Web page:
Google has said it will stop censoring search results to please the government of China and may leave the country entirely.
The search giant said its decision was based in part on a recent wave of hack attacks from China on it and more than 30 other companies, mostly in Silicon Valley. The attacks were largely based on spear phishing and exploited the Adobe .pdf vulnerability (which was patched yesterday) to plant Trojans. An investigation by Google showed that the attackers were trying to download information from the Gmail accounts of Chinese dissidents and steal source code.
Google, which opened operations in China in 2006, has been facing a constant barrage of pressures from the Chinese government to censor search results and otherwise limit the access that 300 million Chinese Internet users have to politically-sensitive information.
The company only handled one in three search requests in China and has been steadily losing market share to the Chinese Government search site Baidu.
Google and the authoritarian government of China are opposites.
Google has the concept of free access to information in its very source code. The entire point of an Internet search engine is to provide access to ANY information that a user goes looking for.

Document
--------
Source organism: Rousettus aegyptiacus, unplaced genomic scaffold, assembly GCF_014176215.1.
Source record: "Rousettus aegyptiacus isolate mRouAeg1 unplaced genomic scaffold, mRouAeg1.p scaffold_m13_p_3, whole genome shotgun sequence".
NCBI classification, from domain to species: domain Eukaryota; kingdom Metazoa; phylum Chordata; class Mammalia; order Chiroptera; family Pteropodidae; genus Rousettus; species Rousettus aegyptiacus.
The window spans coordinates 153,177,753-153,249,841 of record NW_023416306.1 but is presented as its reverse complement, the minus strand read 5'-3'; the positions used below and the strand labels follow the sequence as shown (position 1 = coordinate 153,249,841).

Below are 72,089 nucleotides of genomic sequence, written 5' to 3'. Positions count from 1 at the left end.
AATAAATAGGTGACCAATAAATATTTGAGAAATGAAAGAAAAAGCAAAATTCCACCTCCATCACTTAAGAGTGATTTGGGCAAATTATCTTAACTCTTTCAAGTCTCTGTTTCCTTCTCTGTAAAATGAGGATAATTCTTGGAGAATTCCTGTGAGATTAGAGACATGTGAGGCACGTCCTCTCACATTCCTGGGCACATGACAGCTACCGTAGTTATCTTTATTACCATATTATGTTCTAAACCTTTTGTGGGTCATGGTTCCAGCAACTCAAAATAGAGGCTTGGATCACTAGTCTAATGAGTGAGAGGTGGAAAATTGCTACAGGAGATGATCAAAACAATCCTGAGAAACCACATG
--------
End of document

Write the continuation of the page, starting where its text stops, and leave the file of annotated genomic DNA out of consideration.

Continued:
The government of China has several millennia of traditions of authoritarian control and isn’t going to change any time soon. Its “one-child” policy means that 40 million Chinese guys will never be able to marry by 2020. And no one is even discussing how many female geniuses have been lost to China through gender-based abortions or
sale (oops, sorry) adoption to couples in other countries.
But in the view of the Chinese government it works. It’s only been in the last human lifetime that it ended turmoil and out-of-control human reproduction that resulted in famines and periodic mass die offs of millions.
And to put this further in perspective, China is a very big place. There are more Internet users in China than there are people in the U.S. That’s a lot of people to control whether by a democratic or non-democratic system.
What’s the point for computer security? The attacks were based on a known vulnerability (Adobe .pdf hole) that had a known workaround. The technique – spear phishing – has been around for years.
Somebody in China just went after the low-hanging fruit.
New York Times story here.